Brennan then said in his early review of the drawings, he doesn't think they meet the requirements as outlined by the borough. He said a traffic light pole was supposed to be moved so the intersection could be widened and it was not reflected on the drawings.

That, said Brennan, is a major issue but he said it should be reviewed by the borough's engineer and then a decision made by council.

Under the agreement, the borough has seven days to reply to the drawings, though it does not specify business days.

DeVrieze wondered if CVS would give the borough additional time since they violated their own agreement.

Brennan again said he thinks the fact CVS was late should be overlooked and the council should focus on the intersection drawings.

"You want to disregard a legal document?" asked Jennings.

On several occasions, Jennings was asked to withdraw his motion but he refused.

When the vote was taken, the motion to void the agreement failed.

Voting for voiding the agreement were Jennings, DeVrieze and Juanita Pisano. Voting not to void the agreement were Monaghan, Scott Smith, Slish and Brennan.

Another motion was then made by Jennings for the borough's attorney to file papers with the Court of Common Pleas against CVS.

That motion failed for a lack of a second.

It was not determined if there will be a special meeting of the council once the plans are reviewed by the engineer.

Insurance controversy

Another contentious issue was also discussed during the meeting which related to the borough's health insurance program.

Smith, chairman of the finance committee, proposed changing the borough's employee health insurance, something he said will save a lot of money.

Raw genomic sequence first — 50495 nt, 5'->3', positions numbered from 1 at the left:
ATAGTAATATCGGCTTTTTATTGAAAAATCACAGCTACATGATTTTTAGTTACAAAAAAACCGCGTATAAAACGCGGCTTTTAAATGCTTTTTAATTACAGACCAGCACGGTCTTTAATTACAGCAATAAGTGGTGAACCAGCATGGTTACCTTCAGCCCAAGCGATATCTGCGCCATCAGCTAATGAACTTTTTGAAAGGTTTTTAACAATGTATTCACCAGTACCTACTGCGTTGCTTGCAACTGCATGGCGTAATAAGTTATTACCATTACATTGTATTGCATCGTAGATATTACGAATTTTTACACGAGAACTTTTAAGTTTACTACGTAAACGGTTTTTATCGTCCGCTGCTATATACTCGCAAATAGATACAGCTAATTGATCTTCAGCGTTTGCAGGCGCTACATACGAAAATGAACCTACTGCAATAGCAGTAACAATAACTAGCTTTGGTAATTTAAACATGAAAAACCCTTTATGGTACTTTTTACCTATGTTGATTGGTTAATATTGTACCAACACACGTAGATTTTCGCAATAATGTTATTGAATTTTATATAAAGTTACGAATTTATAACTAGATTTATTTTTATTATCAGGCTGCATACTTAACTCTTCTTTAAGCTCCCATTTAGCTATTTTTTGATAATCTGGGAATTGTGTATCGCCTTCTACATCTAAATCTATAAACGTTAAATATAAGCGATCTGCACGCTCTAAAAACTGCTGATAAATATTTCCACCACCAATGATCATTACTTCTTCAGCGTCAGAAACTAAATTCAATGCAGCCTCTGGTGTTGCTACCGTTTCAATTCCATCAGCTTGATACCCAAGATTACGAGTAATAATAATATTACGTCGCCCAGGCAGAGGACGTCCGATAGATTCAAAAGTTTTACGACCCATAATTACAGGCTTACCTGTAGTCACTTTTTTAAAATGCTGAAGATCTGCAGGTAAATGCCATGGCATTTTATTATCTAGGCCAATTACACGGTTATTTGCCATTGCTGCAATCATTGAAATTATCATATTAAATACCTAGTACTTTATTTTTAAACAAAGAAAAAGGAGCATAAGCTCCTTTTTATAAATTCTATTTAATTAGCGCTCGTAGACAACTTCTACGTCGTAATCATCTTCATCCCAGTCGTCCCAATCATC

Currently, the borough uses Blue Cross/Blue Shield. There is a $150 per person deductible. He said that means for two people the deductible is $300.

Smith proposes raising the deductible to $5,000, however, there is a major caveat. He said the borough would purchase a supplemental policy to cover most of the deductible payments.

Under that plan, it would be a $250 deductible for families. It would mean that for a single person, the deductible would go up from $150 to $250. However, he said the borough would agree to pay that difference, as well.

According to Smith, nobody's insurance rates would go up under the proposal.

Smith said there is a potential savings of $45,000 for the taxpayers. He said the total savings would be $57,000 but the co-pays are estimated at costing $12,000.

Smith said he spoke with a representative of the Honesdale Police Officers Association (HPOA) about the changes "but have not heard back from them."

He stressed there would be "no out of pocket" increases for employees.

Smith made a motion to change the insurance and it was seconded by Slish.

Honesdale Police Chief Joe LoBasso told the council they should use "caution before taking action on insurance."

LoBasso said he was aware the borough had contacted the union and said there was a letter to be sent to the borough. He also pointed out the health care not only impacts employees but retirees.

"This is not changing our health care," said Smith.

"I respectfully disagree, Mr. Smith," said LoBasso.

Smith said his biggest concern is the deal must be done by Dec. 19.

"The union said they would get back to me by tonight," said Smith.

LoBasso called the time allotted by the borough "unreasonable" and pointed out there is a contract in place until 2013.

Brennan suggested the council take the matter under advisement and asked Smith to withdraw his motion.

"If we don't do this by the 19th, the savings goes away," said Smith.

"To change the deductible from $150 to $5,000 may spark a grievance from the union," said LoBasso.

"I agree we should table this," said Jennings.

Slish asked if the council could approve the change contingent upon agreement by the union.

"I can't accept that because we would say if the union says no, then we lose the opportunity to save money for the borough," said Smith.

Brennan said he thinks the borough needs to have a legal opinion before the council makes any decision. Solicitor Rich Henry was not at Monday's meeting.

In the end, the council agreed to have a special meeting at 6 p.m. Thursday to discuss the matter.

Smith did withdraw his motion.